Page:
It is time to observe another Memorial Day, but in my memory it will always be Decoration Day, and I will once again be a child in the little village of Hingham, Wis., walking behind an out-of-tune hometown band, up the hill to the local cemetery where I will place a tiny flag and a bouquet of lilacs and tulips on the grave of a long dead soldier. And my heart will be in Belgium where the broken body of my brother lies beneath a white cross, along with thousands of his comrades.
Starting in 1886, Memorial Day was observed on May 30 and for most of that time was known as Decoration Day, a day in which to place flowers on the graves of those who died in defense of their country. But starting in 1971, Congress decided that one quiet day of commemoration should become a three-day holiday, and permitted the date to be changed to a Monday.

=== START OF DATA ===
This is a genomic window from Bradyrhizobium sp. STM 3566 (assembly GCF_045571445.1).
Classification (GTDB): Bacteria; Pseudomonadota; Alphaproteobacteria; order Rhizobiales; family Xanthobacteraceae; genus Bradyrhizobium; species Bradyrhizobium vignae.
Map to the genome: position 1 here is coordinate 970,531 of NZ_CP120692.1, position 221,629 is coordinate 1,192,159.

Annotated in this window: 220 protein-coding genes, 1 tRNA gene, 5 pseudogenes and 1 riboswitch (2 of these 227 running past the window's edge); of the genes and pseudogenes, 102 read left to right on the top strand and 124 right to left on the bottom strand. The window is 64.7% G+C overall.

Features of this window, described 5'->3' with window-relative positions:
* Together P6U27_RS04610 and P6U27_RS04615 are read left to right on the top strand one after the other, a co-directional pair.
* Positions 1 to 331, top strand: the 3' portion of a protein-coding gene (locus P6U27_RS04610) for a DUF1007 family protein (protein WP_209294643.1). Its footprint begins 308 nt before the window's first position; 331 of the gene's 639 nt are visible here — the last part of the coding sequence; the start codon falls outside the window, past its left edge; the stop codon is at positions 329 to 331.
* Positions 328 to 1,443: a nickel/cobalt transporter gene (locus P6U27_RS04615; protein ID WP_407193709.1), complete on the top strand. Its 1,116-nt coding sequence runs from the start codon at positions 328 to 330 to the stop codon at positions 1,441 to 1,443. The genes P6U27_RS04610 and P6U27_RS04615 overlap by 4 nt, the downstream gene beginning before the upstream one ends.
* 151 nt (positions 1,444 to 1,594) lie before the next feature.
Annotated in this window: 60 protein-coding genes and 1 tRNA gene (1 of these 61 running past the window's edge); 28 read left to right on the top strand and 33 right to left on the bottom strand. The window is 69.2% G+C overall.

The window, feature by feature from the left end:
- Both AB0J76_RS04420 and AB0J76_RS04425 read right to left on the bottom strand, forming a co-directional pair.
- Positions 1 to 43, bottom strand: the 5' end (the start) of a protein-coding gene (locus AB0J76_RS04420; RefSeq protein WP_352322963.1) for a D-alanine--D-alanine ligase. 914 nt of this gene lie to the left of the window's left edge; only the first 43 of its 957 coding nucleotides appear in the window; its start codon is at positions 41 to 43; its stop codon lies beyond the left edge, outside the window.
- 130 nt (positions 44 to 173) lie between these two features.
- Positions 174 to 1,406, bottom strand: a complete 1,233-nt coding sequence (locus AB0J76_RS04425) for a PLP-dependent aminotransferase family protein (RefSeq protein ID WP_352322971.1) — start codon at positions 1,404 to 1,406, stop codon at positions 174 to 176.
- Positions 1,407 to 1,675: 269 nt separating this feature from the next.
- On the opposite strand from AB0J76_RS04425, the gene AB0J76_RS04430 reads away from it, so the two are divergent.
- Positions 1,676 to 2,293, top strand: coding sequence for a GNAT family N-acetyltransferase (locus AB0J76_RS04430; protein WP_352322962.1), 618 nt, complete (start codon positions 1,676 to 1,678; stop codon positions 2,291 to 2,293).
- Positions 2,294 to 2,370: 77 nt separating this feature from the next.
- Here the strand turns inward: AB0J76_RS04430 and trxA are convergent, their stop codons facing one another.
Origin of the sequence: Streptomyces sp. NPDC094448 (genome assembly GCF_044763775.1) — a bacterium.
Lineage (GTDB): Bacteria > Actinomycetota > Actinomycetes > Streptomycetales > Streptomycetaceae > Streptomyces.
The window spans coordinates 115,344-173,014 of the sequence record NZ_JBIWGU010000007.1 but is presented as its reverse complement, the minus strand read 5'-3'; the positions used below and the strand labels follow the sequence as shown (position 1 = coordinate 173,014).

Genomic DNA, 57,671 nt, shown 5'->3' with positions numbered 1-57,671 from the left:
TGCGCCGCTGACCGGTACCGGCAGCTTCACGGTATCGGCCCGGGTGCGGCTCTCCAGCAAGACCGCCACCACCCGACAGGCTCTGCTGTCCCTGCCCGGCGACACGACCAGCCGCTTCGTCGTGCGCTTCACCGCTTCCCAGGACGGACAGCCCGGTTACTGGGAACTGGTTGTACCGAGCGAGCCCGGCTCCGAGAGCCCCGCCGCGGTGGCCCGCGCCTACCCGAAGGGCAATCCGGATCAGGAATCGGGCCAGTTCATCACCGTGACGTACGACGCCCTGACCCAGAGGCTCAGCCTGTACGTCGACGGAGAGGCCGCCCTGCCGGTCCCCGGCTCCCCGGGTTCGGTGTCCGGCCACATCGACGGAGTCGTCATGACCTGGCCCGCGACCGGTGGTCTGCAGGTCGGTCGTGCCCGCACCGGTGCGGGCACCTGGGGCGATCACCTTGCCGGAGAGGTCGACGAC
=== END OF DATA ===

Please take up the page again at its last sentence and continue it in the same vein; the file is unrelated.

Failure to honor those who died for us is the ultimate shame. Last year 16 officials and honored guests participated in a meaningful and memorable program presented by the Beverly Hills Legion, but no more than 12 people attended. Americans need holidays to celebrate life, but they also need time to remember those whose ultimate sacrifice made it possible, and they especially need to know one from the other.
AUDREY M. OGLAN